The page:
Q&A: Artrya MD John Barrington on next month’s listing and commercialising AI health tech
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Artificial intelligence medical technology company Artrya is gearing up to list on the ASX next month, aiming to raise $40 million via an IPO at $1.35 per share.
The start-up has already received considerable private and government support – securing $19 million over the last two years to develop, test and commercialise its Salix software which detects and assesses the presence of vulnerable plaque in patient’s arteries.
Speaking with Stockhead, Artrya co-founder and managing director John Barrington said the company’s non-invasive tech addressed a need in coronary heart disease diagnosis globally.
“We are using artificial intelligence to detect coronary artery disease from CT scans,” Barrington said.
“Coronary artery disease afflicts about 126 million people worldwide and every year, 9 million people die of coronary artery disease.
“The methods of detection haven’t changed over several decades and the rates of death have not declined because one of the major causes of coronary death is very difficult to see with the naked eye, and therefore it is not reported.
“It’s called vulnerable plaque because it’s vulnerable to break off and rupture in the coronary arteries.
“The artificial intelligence algorithms are looking at pixels from the CT scan image, and within 15 minutes, we can report vulnerable plaque and the other biomarkers that provide insights into a patient’s heart health.”
“The opportunity is global, and while we’re starting in Australia, the United States represents about 34% of the global market and we already have people working on the ground in the States,” Barrington said.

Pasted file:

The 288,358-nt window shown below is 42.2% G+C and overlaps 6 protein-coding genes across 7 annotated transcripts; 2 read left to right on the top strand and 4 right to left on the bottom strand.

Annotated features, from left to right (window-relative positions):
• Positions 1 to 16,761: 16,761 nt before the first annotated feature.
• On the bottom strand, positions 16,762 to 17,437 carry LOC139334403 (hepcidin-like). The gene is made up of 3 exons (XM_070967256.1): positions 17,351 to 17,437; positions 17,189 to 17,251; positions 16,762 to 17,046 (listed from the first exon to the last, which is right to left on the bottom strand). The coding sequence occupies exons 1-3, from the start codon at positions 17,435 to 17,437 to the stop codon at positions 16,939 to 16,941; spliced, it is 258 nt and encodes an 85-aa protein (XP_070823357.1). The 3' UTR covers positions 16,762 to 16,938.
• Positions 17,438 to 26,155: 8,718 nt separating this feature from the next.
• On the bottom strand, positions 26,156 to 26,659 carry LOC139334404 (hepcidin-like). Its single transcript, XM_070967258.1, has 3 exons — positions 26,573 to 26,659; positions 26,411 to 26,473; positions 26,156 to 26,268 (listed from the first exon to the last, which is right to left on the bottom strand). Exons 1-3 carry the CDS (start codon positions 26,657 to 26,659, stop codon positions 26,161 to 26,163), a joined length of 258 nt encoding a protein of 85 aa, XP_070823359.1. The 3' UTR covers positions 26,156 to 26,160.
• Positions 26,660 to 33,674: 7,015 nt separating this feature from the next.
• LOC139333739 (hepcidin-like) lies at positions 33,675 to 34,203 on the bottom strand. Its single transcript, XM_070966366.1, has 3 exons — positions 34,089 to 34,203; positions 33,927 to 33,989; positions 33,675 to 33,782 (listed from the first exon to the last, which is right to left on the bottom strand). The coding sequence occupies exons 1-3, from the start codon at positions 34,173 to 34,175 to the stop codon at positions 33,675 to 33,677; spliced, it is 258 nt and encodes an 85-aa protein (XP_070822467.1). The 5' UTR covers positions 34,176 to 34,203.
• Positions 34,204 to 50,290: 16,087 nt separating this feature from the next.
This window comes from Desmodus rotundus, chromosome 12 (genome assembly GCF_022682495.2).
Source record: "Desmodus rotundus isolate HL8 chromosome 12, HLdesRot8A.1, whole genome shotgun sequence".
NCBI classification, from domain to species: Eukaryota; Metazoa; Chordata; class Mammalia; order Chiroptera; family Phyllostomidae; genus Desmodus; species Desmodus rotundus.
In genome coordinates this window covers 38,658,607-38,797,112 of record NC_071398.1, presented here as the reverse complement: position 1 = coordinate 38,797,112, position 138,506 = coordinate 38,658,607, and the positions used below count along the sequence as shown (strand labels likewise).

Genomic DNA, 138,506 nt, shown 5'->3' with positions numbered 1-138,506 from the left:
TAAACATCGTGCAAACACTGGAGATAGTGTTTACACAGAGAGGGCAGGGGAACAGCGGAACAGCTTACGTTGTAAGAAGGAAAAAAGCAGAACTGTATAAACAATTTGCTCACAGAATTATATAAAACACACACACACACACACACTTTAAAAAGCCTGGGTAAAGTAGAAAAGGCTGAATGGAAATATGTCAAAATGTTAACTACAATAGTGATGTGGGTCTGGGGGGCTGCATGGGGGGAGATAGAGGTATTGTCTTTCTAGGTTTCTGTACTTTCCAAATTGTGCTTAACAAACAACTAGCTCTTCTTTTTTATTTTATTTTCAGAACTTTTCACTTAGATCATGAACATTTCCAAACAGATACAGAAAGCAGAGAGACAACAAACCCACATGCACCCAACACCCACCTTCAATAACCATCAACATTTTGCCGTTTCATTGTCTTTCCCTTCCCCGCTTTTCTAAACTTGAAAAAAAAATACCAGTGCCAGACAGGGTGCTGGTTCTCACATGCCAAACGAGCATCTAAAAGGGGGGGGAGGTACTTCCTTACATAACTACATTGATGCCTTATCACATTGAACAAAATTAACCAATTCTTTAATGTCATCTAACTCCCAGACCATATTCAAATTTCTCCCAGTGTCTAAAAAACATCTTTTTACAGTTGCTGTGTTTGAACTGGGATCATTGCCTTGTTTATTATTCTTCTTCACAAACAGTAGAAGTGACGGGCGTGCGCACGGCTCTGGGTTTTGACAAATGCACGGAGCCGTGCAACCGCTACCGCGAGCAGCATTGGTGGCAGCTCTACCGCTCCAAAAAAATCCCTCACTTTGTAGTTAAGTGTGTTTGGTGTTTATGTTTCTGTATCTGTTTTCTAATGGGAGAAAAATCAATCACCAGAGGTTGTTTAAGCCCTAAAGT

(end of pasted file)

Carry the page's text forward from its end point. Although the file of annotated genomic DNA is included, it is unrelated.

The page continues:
“Being a medical product, we need regulatory approvals.
“We have approval in Australia already for Salix – it was admitted to the Australian register of Therapeutic Goods in November 2020.
“We will be marketing the product to radiology, and cardiology practices and hospitals globally and have submitted our FDA application and Health Canada application.
“This month we will submit the European CE mark regulatory approval and the UK conformity assessment approval.
“The technology is already in pilot in two sites in Australia, we’ve got another two pilots starting this year, and then we will be putting it into other pilot sites in the beginning of 2022 and then opening it up for wider release early in 2022.”
“We have the early mover advantage with what we’re doing,” Barrington said.
“It is a working product; it is using the advanced technology to solve a global health problem that has not been solved over decades.
“There is a massive need for it. Heart disease generally is the largest cause of death in the world, so we’re addressing a societal problem with world leading technology that is rapidly implementable.
“There’s no software required in the radiology practice or hardware – it’s all cloud-based – so it’s easily implemented, and it requires very little training.
“It also reduces cost at a national healthcare system level, at a practice level, and reduces costs and improves health outcomes for patients.
“There’s a real need there, there’s a technological solution that’s readily implementable, and it’s now working in the market.
“So, whether we look at it from a societal perspective, or an economic shareholder value perspective, there is a significant opportunity with Artrya.”